Middle-income group being priced out of car market
WHILE I fully understand the need for the certificate of entitlement (COE) to regulate the supply of cars on the road ("COE system is working fine" by Mr Jack Lin; yesterday), the current bidding process has priced out many people, even the middle-income group ("Cooling measures needed for cars" by Mr Chew Eng Soo; yesterday). This, in turn, will aggravate the rich-poor divide.
I suggest that the COE price be tied to the annual income of the car owner. The current COE categories based on engine size can stay, but within these tiers, we could create these categories based on the average annual income of the owner:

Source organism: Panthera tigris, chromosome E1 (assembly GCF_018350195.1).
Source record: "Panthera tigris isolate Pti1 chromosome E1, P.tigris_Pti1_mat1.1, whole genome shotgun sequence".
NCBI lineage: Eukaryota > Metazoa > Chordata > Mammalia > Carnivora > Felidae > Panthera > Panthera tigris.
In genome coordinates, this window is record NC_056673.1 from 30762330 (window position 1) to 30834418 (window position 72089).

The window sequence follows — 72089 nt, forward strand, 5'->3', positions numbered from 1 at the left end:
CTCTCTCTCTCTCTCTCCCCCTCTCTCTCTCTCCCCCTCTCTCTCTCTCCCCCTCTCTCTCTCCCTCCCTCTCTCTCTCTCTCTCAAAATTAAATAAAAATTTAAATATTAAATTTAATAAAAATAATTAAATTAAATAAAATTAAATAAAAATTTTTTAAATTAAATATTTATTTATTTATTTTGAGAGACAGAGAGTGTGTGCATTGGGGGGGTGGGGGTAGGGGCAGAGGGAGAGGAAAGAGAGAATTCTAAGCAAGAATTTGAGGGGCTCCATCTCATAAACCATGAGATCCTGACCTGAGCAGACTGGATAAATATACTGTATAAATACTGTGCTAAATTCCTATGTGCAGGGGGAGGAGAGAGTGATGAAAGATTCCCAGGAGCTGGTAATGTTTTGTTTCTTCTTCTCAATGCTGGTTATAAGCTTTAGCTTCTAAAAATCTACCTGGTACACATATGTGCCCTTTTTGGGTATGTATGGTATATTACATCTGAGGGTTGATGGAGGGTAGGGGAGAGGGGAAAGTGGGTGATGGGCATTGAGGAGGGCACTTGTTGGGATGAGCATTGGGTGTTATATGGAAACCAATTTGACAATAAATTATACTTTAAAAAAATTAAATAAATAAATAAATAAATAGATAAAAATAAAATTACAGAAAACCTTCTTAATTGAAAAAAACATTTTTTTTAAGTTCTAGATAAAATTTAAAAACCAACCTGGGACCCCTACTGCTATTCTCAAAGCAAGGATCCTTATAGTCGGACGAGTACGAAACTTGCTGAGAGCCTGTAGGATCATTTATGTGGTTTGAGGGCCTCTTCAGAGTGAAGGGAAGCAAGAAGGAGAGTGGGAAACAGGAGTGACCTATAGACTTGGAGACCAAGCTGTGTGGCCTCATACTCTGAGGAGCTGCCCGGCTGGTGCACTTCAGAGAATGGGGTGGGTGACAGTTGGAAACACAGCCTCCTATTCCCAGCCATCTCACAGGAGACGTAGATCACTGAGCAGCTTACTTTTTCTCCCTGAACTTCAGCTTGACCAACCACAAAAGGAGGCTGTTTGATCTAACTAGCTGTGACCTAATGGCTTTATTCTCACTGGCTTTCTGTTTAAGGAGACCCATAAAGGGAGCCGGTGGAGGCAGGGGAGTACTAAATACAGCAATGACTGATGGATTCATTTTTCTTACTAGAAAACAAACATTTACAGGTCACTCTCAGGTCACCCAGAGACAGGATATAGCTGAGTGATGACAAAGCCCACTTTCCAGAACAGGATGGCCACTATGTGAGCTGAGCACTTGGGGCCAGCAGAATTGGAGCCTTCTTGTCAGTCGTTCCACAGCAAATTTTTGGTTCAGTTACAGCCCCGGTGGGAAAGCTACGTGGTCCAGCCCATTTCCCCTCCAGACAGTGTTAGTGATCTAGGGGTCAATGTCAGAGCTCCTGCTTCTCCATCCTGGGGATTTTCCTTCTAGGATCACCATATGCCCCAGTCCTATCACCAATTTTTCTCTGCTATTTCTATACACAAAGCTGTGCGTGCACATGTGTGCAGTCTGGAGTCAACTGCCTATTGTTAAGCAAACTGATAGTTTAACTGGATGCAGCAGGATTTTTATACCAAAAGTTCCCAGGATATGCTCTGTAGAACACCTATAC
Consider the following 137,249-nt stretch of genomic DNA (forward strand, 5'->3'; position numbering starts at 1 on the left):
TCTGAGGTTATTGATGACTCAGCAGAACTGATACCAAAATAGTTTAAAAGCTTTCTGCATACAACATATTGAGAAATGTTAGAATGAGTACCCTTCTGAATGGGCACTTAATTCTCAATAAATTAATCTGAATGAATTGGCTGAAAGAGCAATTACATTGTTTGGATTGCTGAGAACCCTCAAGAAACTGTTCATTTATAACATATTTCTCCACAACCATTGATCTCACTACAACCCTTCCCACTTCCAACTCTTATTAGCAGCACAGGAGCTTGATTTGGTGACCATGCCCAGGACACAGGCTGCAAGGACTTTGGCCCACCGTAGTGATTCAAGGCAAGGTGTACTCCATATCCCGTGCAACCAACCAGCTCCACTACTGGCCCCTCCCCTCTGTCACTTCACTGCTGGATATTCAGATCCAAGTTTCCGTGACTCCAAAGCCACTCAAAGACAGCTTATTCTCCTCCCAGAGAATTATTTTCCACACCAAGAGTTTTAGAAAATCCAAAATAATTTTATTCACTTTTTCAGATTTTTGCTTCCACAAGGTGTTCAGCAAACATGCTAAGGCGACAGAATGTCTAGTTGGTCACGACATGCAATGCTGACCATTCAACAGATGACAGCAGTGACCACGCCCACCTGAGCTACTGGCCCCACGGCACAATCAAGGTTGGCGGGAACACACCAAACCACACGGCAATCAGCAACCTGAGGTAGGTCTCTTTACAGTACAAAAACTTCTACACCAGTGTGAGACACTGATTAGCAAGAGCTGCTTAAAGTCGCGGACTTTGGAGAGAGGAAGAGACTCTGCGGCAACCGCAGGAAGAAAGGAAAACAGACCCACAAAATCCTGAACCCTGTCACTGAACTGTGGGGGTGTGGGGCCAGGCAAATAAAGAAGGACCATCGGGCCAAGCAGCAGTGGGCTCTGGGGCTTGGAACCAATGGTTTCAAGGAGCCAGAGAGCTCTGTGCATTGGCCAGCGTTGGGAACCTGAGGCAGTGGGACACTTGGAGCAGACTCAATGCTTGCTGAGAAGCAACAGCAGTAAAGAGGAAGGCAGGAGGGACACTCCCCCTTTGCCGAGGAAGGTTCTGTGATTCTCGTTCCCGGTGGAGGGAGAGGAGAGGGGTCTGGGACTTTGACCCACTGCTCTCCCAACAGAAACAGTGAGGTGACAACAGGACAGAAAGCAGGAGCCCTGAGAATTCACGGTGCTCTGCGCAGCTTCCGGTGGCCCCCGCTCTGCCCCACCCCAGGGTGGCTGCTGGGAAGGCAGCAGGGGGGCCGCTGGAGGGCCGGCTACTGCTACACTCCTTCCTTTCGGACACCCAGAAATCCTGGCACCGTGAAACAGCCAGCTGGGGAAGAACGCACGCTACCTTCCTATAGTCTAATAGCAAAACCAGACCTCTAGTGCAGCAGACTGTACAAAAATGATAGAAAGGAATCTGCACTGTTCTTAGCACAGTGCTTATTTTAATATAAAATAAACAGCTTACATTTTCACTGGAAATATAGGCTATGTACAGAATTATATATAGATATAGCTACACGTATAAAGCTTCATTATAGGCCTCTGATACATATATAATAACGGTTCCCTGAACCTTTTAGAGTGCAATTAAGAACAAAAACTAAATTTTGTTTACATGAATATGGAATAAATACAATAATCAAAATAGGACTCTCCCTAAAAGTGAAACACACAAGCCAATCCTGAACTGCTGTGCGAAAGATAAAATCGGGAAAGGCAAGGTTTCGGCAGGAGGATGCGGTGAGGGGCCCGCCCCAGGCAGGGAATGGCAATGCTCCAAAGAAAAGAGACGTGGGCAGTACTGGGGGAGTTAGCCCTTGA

1. Above $20,000 up till $36,000
2. Above $36,000 up till $60,000
3. Above $60,000 up till $84,000
4. Above $84,000
I propose that owners in the fourth category pay the full 100 per cent of the prevalent COE price, owners in the third category pay 70 per cent, followed by those in the second and first categories paying 50 per cent and 30 per cent respectively.
We could also put in another category restricting the ownership of cars for permanent residents and foreign workers.
To prevent the abuse of the enterprising individual, when the owner of, say, Category 1 intends to sell his car, the COE price will be refunded based on how much he paid for the COE minus the amount of per day usage. For the buyer of the car, the amount he pays for the COE will again be tied to the prevalent COE price when the car was purchased, and his annual income on the date of purchase.
Goh Juanq Long